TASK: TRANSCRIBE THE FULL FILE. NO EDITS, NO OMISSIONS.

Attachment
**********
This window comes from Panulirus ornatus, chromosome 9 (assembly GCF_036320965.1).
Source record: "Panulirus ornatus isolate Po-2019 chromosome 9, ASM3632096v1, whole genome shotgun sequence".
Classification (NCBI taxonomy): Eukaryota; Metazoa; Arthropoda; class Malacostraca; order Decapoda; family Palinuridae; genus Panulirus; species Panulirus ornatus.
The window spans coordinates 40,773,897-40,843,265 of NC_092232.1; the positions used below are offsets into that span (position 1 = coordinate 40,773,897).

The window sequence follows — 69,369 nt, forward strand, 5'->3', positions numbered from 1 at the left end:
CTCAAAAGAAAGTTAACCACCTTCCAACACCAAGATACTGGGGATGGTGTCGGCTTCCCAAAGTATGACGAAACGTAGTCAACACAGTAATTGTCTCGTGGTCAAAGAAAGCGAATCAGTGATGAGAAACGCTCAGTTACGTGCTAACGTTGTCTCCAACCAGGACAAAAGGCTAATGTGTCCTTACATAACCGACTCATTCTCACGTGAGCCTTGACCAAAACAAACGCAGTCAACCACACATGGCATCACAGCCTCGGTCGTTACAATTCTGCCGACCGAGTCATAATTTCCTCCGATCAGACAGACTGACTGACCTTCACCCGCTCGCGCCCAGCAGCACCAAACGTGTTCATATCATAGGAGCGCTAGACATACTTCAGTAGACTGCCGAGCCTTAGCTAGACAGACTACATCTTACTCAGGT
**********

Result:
This window comes from Panulirus ornatus, chromosome 9 (assembly GCF_036320965.1).
Source record: "Panulirus ornatus isolate Po-2019 chromosome 9, ASM3632096v1, whole genome shotgun sequence".
Classification (NCBI taxonomy): Eukaryota; Metazoa; Arthropoda; class Malacostraca; order Decapoda; family Palinuridae; genus Panulirus; species Panulirus ornatus.
The window spans coordinates 40,773,897-40,843,265 of NC_092232.1; the positions used below are offsets into that span (position 1 = coordinate 40,773,897).

The window sequence follows — 69,369 nt, forward strand, 5'->3', positions numbered from 1 at the left end:
CTCAAAAGAAAGTTAACCACCTTCCAACACCAAGATACTGGGGATGGTGTCGGCTTCCCAAAGTATGACGAAACGTAGTCAACACAGTAATTGTCTCGTGGTCAAAGAAAGCGAATCAGTGATGAGAAACGCTCAGTTACGTGCTAACGTTGTCTCCAACCAGGACAAAAGGCTAATGTGTCCTTACATAACCGACTCATTCTCACGTGAGCCTTGACCAAAACAAACGCAGTCAACCACACATGGCATCACAGCCTCGGTCGTTACAATTCTGCCGACCGAGTCATAATTTCCTCCGATCAGACAGACTGACTGACCTTCACCCGCTCGCGCCCAGCAGCACCAAACGTGTTCATATCATAGGAGCGCTAGACATACTTCAGTAGACTGCCGAGCCTTAGCTAGACAGACTACATCTTACTCAGGT